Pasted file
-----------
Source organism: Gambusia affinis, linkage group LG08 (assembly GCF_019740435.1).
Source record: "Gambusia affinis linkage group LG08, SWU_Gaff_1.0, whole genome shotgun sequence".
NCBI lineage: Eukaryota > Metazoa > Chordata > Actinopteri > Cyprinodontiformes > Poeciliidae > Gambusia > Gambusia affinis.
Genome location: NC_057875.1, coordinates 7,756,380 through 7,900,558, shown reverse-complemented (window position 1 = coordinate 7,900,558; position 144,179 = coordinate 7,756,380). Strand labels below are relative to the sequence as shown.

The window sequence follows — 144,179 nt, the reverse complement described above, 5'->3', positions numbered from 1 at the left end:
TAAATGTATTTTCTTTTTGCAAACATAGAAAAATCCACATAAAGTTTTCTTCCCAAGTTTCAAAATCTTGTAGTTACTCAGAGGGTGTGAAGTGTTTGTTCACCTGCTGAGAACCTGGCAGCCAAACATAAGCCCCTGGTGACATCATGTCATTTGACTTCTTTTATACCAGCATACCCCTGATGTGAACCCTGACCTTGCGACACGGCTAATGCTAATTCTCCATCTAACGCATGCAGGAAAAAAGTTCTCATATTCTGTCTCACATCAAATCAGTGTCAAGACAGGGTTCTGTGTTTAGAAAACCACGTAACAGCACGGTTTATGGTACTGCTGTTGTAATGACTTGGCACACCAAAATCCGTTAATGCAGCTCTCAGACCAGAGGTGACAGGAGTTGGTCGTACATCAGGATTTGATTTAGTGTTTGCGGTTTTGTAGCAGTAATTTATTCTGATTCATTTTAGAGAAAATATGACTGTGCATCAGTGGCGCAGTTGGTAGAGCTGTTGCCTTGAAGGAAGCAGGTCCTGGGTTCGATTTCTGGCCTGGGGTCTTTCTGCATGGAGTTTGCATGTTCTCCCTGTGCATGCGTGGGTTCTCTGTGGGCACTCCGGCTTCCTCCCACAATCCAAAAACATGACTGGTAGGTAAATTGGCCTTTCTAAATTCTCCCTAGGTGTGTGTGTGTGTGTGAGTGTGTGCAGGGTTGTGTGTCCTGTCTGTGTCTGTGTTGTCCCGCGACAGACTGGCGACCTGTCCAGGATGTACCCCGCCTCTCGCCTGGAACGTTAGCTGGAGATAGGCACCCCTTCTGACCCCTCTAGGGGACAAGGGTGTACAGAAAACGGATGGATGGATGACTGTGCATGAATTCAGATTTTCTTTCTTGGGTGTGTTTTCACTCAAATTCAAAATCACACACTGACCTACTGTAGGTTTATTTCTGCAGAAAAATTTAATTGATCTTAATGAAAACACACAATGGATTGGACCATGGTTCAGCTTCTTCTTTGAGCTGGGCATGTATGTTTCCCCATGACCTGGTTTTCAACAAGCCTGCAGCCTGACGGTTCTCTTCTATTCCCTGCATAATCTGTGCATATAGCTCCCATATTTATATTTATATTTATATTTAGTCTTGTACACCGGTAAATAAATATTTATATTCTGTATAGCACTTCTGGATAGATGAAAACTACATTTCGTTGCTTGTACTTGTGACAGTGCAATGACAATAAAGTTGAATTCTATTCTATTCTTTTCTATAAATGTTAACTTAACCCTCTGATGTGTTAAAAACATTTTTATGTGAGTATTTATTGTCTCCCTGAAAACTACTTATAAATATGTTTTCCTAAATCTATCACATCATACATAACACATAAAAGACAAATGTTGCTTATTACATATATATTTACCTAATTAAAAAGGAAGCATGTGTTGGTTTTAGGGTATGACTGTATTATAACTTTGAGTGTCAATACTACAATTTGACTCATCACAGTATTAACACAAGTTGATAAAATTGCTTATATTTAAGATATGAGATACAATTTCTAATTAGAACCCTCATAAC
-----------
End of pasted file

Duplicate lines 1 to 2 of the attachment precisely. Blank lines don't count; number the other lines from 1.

Source organism: Gambusia affinis, linkage group LG08 (assembly GCF_019740435.1).
Source record: "Gambusia affinis linkage group LG08, SWU_Gaff_1.0, whole genome shotgun sequence".